This is a guest post by Sharlyn Lauby, who writes HR Bartender.
Chances are you’ve seen the news by now reporting that there are upcoming changes to the Americans with Disabilities Act (ADA). But I’m not here to talk about the ADA…your friendly local employment attorney can give you all the details.
I want to talk about employees who have chronic or reoccurring medical conditions. According to Wikipedia nearly one in two Americans (translation: about 133 million) has some sort of chronic medical condition. Examples of common chronic conditions are arthritis, asthma, diabetes, and high blood pressure. And, these conditions may or may not be covered under the ADA. So if you’re approached by an employee who wants to discuss a reoccurring medical condition, how should you handle it?
The answer? Like a person. Let me tell you a story…
Long before the ADA, FMLA, and a handful of other laws that probably end in “A”, and just three weeks after I was married, I was involved in an auto accident. I had several injuries but the worst was a broken back and temporary loss of movement from the waist down. I spent the first nine months of my married life in a full body cast and then had to learn how to walk again.
Now you’re probably saying that sounds pretty catastrophic so how does this relate to a chronic condition like migraine headaches. Well, think about it this way: both conditions involve regular doctor’s visits, accommodations on the job, and a whole bunch of time off work. So, here are 3 tips to consider when dealing with employee medical situations.
1. Make sure your employees know their benefits package. Giving your employees knowledge about how their benefits work will not only help them to appreciate that benefit but it will allow them to focus on feeling better (and returning to work). I’ve seen employees pay for covered services or pay higher fees just because they didn’t understand a pre-authorization process. Also, employees should know the proper way to question payments and ask for an expense reconsideration from their insurance company. BTW, you might want to make sure you fully understand them first.
2. Keep your employees engaged. Whether they’re out for a day or a month, call them to follow-up and see how they’re doing. A simple phone call just to say hello allows you to keep employees connected and informed about what’s happening at work. (And, if you need to sneak in a little question or two to keep things running smoothly at the job…I’m sure they wouldn’t mind.)
3. Be flexible with work assignments. This is a biggie. When I returned to work, I wasn’t able to do the same job. My employer found another position for me…one that I was good at. My manager needed someone for a writing project which ended up being my first instructional design work. In the end, he arranged to have me transferred to HR.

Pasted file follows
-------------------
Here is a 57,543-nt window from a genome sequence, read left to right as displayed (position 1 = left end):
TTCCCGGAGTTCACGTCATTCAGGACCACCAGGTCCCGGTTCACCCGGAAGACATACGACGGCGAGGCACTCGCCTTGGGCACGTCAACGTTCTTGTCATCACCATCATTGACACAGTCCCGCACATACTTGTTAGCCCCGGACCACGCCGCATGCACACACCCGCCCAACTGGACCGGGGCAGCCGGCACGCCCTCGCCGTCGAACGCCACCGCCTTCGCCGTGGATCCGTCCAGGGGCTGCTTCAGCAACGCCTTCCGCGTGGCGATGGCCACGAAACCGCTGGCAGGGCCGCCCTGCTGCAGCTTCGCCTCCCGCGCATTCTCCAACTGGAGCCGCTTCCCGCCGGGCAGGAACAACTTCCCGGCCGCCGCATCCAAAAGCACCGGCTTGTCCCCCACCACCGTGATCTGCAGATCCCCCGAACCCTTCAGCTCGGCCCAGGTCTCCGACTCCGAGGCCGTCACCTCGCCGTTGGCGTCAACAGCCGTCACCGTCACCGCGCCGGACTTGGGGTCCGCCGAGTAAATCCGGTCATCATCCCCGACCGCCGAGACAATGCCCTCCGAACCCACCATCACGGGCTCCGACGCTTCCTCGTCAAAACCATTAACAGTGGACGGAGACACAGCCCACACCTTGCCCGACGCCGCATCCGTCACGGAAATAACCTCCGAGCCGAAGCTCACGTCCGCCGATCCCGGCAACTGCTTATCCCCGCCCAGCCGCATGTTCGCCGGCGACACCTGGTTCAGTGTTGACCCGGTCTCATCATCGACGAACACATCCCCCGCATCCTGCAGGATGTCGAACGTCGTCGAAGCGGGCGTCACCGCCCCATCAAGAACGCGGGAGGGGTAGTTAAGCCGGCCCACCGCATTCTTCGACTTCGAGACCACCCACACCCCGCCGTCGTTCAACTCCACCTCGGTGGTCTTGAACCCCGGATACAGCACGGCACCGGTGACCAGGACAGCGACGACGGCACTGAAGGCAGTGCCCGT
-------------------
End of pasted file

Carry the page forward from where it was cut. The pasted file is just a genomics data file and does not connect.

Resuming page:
Yes, folks, I’m in human resources today because my employer cared enough to find me a position when I couldn’t do what I was originally hired for.
Oh, and before you immediately dismiss a request to work ‘light duty’ or some other accommodation, think for a second to see if it’s really a hardship. I’ve heard all too many times that there’s “nothing available” only to find something when a manager gets pressured.
So, I hope the next time an employee comes to you about a reoccurring doctor’s appointment you remember these tips. Even better…think about how you would want your spouse/child/parent treated if they were the one needing the time off. It’s a no-brainer.
Nothing can sour the employee-employer relationship more than an employee feeling like the company doesn’t care about their health. We’re all fully aware that companies have goals to achieve, profits to make, and shareholders to answer to. But the companies that get it – those who really understand that happy employees create happy customers – will be the ones that see their happy customers spend more money and build long-lasting customer loyalty.
Sharlyn Lauby, SPHR, CPLP is the voice of HR Bartender, a friendly place to discuss workplace issues. When she’s not tending her blog, Sharlyn is president of Internal Talent Management (ITM) which specializes in employee training and human resources outsourcing. Her off-hours are spent searching for the best hamburger on the planet, fabulous wines that cost less than $10 bottle, and exotic martinis.